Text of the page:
Three Sets of Underage Drinking Laws in New Jersey
Three principal underage drinking statutes exist in New Jersey. The first is a section in the New Jersey Code of Criminal Justice. The second is a section in New Jersey statutes that deals with Intoxicating Liquors. The final statute is an enabling law. This enabling law allows municipalities to adopt ordinances containing very specific provisions related to underage drinking. You need to understand precisely which type of law is involved in any particular case. This information determines the possible consequences and, also, provides a guide on how to best deal with the charge.
The New Jersey Code of Criminal Justice
The New Jersey Code of Criminal Justice is found in Title 2C of New Jersey Statutes. One of the provisions in Title 2C deals specifically with underage drinking. That provision is N.J.S. 2C:33-15. Section a of N.J.S. 2C:33-15 states, “Any person under the legal age to purchase alcoholic beverages who knowingly possesses without legal authority or who knowingly consumes any alcoholic beverage in any school, public conveyance, public place, or place of public assembly, or motor vehicle, is guilty of a disorderly persons offense, and shall be fined not less than $500.00.” Section b continues, “Whenever this offense is committed in a motor vehicle, the court shall, in addition to the sentence authorized for the offense, suspend or postpone for six months the driving privilege of the defendant.”
Title 33 of New Jersey Statutes deals with intoxicating liquors. The section of interest to us is N.J.S. 33:1-81. The caption on that section is, “Purchase of alcoholic beverages; unlawful acts by persons under legal age; purchases by another for minor; disorderly persons; suspension of driver's license; alcohol education and treatment program.”
N.J.S. 33:1-81 then goes on to declare that the offenses listed in the caption are unlawful. It also makes unlawful misstating age, or even just entering a liquor store, or bar, or other drinking establishment, in order to buy a product containing alcohol. And N.J.S. 33:1-81 makes it unlawful for a person who is of legal age to purchase alcohol products for someone else who is not. Violations of N.J.S. 33:1-81 constitute disorderly persons offenses. A minimum fine of $500.00 is specified. The fine can be as much as $1,000.00. The court can impose jail for up to six months. Driver's license suspension of six months is mandatory.
Title 40 of New Jersey statutes specifies powers of municipalities. N.J.S. 40:48-1.2 authorizes municipalities to enact an ordinance making it unlawful for any person under the legal age to possess or knowingly consume an alcoholic beverage on private property. The ordinance shall require fines of $250.00 for a first offense, and $350.00 for a subsequent offense. The ordinance shall also authorize the court to suspend or postpone for six months the driving privilege of the defendant.
So What's the Difference?
N.J.S. 2C:33-15, N.J.S. 33:1-81, and municipal ordinances enacted pursuant to N.J.S. 40:48-1.2 all relate to underage drinking. The focus of each, however, is different. N.J.S. 2C:33-15 essentially deals with possession and consumption in public, and in public places. Ordinances enacted pursuant to N.J.S. 40:48-1.2 are intended to reach possession and consumption in non-public places, like private homes. And the focus of N.J.S. 33:1-81 is upon the purchase, or attempt by underage persons to purchase, alcohol products from licensed establishments. N.J.S. 2C:33-15 requires suspension of driving privileges only if the offense occurred in a motor vehicle. N.J.S. 33:1-81 convictions always require suspension of driving privileges. And violations of the municipal ordinances enacted under N.J.S. 40:48-1.2 authorize, but do not require, suspension of driving privileges. When driving privileges are suspended under the two State statutes, the suspension must be for six months--no more and no less. License suspensions under the municipal ordinances would appear to be authorized for periods less than (but not more than) six months.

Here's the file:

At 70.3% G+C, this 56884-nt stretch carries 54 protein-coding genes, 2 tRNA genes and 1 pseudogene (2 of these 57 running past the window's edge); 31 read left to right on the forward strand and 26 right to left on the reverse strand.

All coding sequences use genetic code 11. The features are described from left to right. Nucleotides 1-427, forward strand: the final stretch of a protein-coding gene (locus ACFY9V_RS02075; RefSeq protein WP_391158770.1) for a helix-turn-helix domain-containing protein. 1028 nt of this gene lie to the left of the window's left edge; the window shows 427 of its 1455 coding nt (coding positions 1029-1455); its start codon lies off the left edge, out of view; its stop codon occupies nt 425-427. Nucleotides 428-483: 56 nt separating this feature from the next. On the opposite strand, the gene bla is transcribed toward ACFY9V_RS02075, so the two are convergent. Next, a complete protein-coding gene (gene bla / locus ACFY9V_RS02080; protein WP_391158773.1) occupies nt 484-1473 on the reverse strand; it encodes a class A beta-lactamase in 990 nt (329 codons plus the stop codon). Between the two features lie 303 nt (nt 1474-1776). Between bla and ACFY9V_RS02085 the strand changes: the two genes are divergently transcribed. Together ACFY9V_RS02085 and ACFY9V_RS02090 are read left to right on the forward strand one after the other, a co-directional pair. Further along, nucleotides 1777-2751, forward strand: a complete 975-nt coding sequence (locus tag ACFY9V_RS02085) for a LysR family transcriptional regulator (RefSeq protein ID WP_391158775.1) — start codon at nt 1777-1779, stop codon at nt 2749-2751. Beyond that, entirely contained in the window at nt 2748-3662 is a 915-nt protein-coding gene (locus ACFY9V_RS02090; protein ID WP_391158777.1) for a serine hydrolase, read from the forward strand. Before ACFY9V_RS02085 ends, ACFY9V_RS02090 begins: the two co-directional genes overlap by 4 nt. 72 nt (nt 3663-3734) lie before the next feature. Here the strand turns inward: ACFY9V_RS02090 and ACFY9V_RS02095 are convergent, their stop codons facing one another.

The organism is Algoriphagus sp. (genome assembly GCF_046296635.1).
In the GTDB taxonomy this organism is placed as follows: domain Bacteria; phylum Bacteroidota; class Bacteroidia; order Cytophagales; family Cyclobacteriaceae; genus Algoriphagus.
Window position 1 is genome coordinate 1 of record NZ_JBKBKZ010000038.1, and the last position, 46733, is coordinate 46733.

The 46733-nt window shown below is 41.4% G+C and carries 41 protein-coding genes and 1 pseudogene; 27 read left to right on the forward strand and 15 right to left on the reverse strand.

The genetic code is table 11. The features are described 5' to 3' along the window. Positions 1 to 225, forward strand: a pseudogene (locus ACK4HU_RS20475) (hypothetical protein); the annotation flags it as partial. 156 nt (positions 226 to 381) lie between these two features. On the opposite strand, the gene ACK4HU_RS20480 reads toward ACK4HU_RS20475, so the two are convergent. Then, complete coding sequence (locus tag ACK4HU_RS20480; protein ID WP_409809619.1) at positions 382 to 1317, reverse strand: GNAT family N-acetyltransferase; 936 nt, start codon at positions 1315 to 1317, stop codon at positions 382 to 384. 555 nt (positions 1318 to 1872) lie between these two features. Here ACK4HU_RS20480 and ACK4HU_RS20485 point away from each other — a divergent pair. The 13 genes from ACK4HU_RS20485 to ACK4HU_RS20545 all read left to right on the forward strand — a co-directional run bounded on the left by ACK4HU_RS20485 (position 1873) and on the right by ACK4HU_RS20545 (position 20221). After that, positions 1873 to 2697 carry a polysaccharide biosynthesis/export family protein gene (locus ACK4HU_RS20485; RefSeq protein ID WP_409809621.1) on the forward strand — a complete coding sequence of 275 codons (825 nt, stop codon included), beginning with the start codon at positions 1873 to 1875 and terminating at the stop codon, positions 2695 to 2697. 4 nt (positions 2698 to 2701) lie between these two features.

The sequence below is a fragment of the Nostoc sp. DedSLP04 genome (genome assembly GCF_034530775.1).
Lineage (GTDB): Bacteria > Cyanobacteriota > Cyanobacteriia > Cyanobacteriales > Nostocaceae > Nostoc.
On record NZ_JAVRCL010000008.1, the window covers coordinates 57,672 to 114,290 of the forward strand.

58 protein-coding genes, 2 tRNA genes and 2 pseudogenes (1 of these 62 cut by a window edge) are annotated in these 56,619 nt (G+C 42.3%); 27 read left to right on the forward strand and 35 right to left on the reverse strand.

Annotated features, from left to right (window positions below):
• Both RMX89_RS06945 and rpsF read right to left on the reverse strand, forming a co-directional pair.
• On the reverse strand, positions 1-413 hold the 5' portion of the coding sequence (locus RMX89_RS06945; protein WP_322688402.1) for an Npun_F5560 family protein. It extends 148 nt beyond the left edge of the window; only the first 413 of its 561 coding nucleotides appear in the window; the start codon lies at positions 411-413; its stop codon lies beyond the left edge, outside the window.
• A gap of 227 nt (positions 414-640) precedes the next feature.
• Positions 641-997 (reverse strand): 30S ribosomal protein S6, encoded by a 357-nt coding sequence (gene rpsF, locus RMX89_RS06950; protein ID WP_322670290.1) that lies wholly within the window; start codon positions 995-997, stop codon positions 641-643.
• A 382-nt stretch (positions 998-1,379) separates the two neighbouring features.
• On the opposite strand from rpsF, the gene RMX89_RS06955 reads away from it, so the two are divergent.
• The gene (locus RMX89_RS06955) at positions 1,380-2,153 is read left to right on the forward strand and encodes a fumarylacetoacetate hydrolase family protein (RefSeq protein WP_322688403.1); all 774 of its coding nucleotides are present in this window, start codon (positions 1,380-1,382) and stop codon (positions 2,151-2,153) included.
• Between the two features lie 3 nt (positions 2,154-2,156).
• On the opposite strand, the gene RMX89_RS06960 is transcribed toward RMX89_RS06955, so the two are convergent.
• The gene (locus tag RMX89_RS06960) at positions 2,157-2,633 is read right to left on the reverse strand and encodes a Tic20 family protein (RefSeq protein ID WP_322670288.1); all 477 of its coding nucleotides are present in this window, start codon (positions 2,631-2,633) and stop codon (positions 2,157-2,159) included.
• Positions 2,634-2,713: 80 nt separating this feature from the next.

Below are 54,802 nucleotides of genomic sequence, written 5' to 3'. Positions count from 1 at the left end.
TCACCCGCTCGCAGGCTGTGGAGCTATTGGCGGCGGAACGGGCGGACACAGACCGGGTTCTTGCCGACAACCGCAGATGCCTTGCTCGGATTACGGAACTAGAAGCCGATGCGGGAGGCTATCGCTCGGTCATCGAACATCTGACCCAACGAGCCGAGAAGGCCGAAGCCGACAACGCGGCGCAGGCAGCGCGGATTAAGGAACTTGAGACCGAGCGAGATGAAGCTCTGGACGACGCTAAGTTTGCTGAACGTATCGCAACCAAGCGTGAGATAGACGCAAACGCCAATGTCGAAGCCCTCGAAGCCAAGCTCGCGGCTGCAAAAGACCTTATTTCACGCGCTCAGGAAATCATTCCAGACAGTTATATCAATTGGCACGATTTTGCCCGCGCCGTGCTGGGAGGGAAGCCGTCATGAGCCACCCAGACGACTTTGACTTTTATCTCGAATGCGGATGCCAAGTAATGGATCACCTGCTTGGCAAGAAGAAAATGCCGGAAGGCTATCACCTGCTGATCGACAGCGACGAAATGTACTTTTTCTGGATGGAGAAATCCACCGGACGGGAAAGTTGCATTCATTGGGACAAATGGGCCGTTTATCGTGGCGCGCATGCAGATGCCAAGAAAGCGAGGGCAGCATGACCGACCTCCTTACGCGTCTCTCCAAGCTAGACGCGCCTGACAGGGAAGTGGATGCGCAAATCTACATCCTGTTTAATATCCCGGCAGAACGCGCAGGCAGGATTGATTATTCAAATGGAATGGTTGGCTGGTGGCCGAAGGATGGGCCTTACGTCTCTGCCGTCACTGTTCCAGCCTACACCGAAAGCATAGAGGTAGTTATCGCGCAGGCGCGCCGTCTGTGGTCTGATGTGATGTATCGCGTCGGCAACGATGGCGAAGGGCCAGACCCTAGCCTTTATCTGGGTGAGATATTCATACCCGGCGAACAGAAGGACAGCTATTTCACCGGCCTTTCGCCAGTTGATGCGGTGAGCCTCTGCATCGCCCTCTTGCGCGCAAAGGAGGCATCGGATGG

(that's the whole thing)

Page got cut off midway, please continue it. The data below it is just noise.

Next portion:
You think the information above tells you everything you need to know about your underage drinking charge? You're wrong. First, some pontificating. Underage drinking laws exist for a reason! Every year numerous young people die on account of alcohol-related accidents. Young people, many of whom are inexperienced drivers, are much less able to handle the combination of drinking and driving. This is true even when their blood alcohol level is lower than the level that makes a person legally drunk.
Think an alcohol-related accident can't happen to you? Right. So did all of those other young drivers killed and maimed in car crashes. And their passengers. Not to mention the people that they crashed into. And that does not count young people killed or sent to the hospital on account of alcohol poisoning. Oh, by the way, underage drinking also has a way of helping young men and women to unexpectedly become parents. These things happen. Even if you don't care about yourself, these are griefs and problems that you want to not impose on your parents, and on others who love you. They deserve better.
Having said all that, from a legal perspective, defenses to underage drinking charges often exist. Punishments can be mitigated. And, rightly or wrongly, many judges and prosecutors give more consideration to a legal argument from a lawyer than that same argument from someone representing himself. A lawyer knowledgeable in this area can make a huge difference in the outcome of the case. Criminal Lawyers in New Jersey™ take seriously the matters that they handle. Their combined experience defending charges such as these exceeds seventy years. They invite your inquiry.
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